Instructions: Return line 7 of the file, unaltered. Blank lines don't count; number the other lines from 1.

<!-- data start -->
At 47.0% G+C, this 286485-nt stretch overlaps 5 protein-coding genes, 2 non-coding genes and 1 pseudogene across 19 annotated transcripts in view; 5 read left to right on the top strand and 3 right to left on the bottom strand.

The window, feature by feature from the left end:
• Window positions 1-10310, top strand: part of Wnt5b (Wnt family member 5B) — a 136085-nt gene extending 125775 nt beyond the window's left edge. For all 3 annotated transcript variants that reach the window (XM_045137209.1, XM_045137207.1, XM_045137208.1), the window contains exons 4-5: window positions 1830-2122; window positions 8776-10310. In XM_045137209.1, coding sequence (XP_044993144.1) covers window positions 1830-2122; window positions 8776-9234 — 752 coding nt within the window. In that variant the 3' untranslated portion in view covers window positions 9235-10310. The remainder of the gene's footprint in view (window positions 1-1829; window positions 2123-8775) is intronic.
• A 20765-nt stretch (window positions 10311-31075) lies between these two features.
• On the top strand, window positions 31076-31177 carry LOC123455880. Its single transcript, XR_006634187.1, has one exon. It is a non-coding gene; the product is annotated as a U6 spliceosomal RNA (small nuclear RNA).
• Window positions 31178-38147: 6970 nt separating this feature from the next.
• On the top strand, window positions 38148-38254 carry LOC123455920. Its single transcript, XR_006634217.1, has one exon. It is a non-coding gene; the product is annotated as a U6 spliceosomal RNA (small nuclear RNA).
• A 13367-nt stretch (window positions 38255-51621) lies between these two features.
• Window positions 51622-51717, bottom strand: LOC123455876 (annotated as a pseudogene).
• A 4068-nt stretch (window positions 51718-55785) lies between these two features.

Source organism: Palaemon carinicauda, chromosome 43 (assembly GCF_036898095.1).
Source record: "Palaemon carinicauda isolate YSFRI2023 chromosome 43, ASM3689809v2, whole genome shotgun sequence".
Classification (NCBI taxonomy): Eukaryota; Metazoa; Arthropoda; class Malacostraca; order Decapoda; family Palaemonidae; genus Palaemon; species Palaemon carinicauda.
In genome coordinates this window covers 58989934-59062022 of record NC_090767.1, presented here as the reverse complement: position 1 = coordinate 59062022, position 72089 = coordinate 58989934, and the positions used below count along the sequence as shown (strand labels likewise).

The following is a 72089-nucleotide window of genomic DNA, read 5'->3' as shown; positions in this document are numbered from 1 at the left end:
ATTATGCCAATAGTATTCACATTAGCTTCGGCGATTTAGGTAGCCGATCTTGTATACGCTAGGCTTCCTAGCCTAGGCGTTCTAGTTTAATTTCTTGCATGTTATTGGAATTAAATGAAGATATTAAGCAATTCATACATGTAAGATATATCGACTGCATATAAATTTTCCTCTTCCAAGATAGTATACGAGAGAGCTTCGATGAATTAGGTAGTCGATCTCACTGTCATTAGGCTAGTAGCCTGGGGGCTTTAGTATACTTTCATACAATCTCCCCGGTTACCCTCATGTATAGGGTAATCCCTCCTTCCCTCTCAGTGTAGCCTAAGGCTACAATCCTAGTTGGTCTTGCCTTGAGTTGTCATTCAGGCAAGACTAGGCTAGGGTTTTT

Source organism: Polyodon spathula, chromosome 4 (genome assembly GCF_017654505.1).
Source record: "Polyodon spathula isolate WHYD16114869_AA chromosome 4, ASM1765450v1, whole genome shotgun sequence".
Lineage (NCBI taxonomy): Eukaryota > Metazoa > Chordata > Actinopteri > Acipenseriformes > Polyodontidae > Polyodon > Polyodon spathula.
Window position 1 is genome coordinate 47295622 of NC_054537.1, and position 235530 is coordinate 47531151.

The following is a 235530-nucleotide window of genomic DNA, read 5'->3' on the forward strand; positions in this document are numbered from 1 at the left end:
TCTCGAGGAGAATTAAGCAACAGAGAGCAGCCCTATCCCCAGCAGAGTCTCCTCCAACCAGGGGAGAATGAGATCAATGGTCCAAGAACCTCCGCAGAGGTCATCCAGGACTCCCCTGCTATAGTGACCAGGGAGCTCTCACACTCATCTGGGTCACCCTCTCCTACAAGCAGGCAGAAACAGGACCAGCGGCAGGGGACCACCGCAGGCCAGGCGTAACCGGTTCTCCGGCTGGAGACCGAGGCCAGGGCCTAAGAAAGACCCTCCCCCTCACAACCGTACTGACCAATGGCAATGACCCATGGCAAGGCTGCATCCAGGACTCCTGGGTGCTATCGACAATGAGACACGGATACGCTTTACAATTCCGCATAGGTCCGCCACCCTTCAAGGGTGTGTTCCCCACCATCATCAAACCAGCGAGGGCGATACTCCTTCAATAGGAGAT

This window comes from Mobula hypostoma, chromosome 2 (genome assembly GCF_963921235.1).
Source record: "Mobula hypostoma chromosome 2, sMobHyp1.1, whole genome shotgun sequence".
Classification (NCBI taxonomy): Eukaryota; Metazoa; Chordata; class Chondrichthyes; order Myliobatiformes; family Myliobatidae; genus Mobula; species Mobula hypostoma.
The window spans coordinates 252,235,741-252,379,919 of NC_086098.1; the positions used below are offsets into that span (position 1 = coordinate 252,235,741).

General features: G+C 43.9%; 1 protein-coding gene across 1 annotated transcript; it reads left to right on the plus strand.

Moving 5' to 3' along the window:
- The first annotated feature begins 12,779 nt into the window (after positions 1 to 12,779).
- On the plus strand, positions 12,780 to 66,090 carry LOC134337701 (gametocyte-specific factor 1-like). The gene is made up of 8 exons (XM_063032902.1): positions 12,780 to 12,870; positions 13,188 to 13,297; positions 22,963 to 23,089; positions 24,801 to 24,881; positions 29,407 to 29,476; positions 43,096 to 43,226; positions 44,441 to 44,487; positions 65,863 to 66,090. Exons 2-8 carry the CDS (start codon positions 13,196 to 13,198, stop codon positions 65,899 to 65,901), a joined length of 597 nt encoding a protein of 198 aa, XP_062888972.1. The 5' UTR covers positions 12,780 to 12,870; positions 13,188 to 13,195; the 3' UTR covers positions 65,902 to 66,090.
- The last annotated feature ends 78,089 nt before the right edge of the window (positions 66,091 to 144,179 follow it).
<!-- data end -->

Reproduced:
• On the top strand, window positions 38148-38254 carry LOC123455920. Its single transcript, XR_006634217.1, has one exon. It is a non-coding gene; the product is annotated as a U6 spliceosomal RNA (small nuclear RNA).